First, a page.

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The history of videogames is full of games that failed to turn a profit. There are also a handful of games that are maligned by critics, and are regarded as flops. E.T. and Pacman are arguably some of the first examples of video game flops (not in total sales, but in lower than expected sales that resulted in a financial loss). Battlefield Earth, Diakatana, APB and others for the PC that missed release dates and when finally released did abysmal sales.

What is the largest flop in board game history? I know the stakes in board games are much smaller, with print runs in the low thousands usually, but surely there must be an example of a board game that had much lower than expected sales, and the publisher took a big loss.

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The Battleship movie is clearly the right answer! –  Pat Ludwig Feb 9 '13 at 2:39
@PatLudwig, I am sure you are joking, but I was interested in board game flops, not board game movies. –  user1873 Feb 9 '13 at 3:29
@PatLudwig, additionally since the movie cost $209 to make and received $215 internationally before only getting double digit returns in the US market, you can hardly call it a flop (it made money). –  user1873 Feb 9 '13 at 13:10
Could you be more clear in your definition of "flop"? You cite Pacman as an example, despite the article you link saying "the game goes on to become the biggest selling Atari cartridge ever". –  bwarner Feb 15 '13 at 15:45
@bwarner, I am interested in profit & loss on a game. For example, even though Pacman sold 7 million copies, Atari spent $15 million in advertising, manufactured 12 million, and ensured some development costs to write the game. As I hinted at with Battleship the movie, it is possible that Pac-man shouldn't be considered a flop because it made money (possibly). I am hoping that some financials exist for some of the "failures" in board games. I hear that 4th Edition D&D was a flop in the RPG industry, but am unsure if it actually lost money. –  user1873 Feb 16 '13 at 14:53
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1 Answer

I'm going to use a bit of lateral thinking to answer this question - since our site is Board Games: Stack Exchange but we spend about half our time here talking about card games, hopefully a trading card game is a valid answer.

The biggest ever "board/card game flop" that I can think of is Netrunner. Given that Magic the Gathering had recently been such a surprise smash hit, getting Richard Garfield back into the studio to produce a sequel based on ultra-cool-at-the-time Cyberpunk trappings must have seemed like a guaranteed moneymaker. If I remember correctly, the consensus among the gaming cognoscenti was that it was a better game mechanically and production-values-wise than Magic.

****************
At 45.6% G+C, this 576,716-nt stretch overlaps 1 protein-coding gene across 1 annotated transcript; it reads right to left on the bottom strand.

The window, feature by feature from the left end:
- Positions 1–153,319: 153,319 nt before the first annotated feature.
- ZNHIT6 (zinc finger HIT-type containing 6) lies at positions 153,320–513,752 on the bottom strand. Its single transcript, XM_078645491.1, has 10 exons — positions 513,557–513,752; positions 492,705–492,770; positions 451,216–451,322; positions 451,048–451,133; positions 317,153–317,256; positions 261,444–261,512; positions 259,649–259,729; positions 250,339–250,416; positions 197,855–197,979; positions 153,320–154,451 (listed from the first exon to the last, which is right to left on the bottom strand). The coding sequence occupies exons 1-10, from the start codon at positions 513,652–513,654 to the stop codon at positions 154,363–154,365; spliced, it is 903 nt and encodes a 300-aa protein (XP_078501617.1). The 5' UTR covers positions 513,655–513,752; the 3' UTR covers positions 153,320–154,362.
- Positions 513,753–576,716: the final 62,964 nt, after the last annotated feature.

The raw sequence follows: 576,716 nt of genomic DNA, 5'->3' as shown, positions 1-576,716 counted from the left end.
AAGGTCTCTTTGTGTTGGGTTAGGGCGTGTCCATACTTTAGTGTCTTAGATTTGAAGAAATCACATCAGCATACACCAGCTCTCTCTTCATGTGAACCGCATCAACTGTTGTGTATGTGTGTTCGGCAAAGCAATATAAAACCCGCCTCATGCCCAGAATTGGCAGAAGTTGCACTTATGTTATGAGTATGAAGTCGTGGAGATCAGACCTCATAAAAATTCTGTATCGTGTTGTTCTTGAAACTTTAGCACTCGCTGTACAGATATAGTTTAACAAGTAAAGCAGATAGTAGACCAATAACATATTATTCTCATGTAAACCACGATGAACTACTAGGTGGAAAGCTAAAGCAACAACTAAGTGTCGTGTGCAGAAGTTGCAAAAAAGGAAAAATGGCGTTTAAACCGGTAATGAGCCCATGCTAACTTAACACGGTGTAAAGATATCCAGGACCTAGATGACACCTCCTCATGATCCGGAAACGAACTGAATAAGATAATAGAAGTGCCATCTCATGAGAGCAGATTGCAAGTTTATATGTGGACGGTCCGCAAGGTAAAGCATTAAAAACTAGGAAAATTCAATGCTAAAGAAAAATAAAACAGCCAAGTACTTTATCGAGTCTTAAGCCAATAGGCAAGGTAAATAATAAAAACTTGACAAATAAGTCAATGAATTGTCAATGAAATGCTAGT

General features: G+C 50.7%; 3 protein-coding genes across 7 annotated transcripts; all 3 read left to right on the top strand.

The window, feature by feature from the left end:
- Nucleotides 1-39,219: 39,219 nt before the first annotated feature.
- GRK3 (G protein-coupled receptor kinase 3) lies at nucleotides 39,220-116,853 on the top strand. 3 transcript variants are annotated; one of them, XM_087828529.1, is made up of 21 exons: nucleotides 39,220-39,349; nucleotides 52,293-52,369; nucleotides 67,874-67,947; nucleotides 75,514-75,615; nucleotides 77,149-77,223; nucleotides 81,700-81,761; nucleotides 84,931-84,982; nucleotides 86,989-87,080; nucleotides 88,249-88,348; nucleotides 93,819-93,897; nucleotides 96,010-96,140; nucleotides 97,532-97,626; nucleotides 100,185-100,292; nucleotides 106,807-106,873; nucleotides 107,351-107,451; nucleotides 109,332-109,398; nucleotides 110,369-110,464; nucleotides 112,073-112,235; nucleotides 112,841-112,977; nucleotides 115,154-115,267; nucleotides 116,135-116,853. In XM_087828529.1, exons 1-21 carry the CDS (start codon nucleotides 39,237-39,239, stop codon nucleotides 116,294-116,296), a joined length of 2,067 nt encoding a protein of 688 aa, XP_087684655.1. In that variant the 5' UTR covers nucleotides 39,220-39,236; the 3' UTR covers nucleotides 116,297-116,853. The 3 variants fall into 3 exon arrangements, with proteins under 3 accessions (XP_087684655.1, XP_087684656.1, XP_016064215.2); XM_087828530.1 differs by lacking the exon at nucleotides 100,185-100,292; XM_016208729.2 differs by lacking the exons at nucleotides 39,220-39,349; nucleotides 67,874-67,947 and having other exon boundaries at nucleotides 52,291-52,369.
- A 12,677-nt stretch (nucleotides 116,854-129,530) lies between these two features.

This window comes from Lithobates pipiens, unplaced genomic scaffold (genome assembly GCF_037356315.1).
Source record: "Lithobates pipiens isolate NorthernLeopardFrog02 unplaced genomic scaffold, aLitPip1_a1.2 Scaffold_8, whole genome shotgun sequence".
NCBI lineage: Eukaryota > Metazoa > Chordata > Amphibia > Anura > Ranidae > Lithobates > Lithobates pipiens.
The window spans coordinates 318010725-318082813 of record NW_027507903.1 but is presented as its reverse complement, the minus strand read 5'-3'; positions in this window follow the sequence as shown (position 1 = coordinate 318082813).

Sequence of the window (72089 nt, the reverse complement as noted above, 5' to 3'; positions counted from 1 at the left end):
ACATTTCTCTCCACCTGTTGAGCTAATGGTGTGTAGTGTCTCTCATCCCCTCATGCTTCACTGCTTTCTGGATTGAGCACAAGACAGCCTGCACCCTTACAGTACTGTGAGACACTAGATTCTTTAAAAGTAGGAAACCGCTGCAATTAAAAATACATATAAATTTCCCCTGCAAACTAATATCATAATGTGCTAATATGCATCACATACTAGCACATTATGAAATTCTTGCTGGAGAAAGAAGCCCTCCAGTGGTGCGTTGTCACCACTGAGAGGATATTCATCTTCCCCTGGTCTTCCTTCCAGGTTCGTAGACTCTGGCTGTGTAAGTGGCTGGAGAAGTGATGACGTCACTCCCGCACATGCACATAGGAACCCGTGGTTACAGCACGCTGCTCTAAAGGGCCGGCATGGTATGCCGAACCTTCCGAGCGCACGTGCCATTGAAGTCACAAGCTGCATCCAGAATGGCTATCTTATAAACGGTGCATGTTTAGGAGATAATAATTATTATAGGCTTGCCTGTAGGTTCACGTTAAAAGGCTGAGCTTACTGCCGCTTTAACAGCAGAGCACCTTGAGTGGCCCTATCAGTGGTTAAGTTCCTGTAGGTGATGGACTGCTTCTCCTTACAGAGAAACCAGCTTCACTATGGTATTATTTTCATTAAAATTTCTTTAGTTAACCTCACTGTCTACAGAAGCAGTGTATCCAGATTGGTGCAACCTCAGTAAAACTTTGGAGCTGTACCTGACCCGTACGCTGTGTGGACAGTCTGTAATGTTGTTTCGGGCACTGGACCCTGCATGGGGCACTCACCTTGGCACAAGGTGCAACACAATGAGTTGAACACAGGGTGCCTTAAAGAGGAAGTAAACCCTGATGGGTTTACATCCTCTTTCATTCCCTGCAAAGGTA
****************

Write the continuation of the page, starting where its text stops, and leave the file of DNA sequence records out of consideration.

And yet Netrunner sold terribly, and was cancelled a couple of years later, before its second expansion could even be released; in 1999 Pyramid magazine named Netrunner as one of "The Millennium's Most Underrated Games". Of course there's been a happy ending to the story since then, with it having been rereleased in the form on Android: Netrunner to critical acclaim and I hope moderate success, but as gaming flop stories go, I think you'll have a hard time finding a game with bigger expectations behind it than Netrunner doing quite as badly as Netrunner did.

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Netrunner actually sold pretty well in the millions of copies. I think they over-produced the initial print run though. –  Nick Feb 11 '13 at 17:09
@Nick - according to chimericalchain.hubpages.com/hub/… "sadly, it's sales did not compare to those of Magic: The Gathering, and Wizards of the Coast discontinued it in 1999 after the release of the small Netrunner Classic expansion." However many units it shifted, it didn't meet expectations, wasn't deemed profitable, and was discontinued before its time: is there any other definition of a flop? –  thesunneversets Feb 11 '13 at 18:08
I'm curious how Netrunner's performance compares to one of its contemporaries, Spellfire. Which was TSR's attempt to cash in on Magic without actually trying (as far as I can tell, at least) to make the game any good. –  Alex P Feb 16 '13 at 19:18
Oh yeah, I vaguely remember Spellfire looking completely appalling. But then some would say Yu-Gi-Oh is Magic with all the good stuff removed too, and that seems to have done very well for itself... –  thesunneversets Feb 16 '13 at 20:48
@thesunneversets Saying that 'Sales did not compare to those of M:tG' isn't a sign that the game didn't meet expectations; it's just a sign that the game wasn't Magic. The game had an expansion, stayed in print for a couple of years and maintained enough of a cult following to get a license rescue - that's much, much more than can be said for most CCGs. Netrunner wasn't even as much of a 'flop' as several Magic sets were. –  Steven Stadnicki Feb 17 '13 at 4:57
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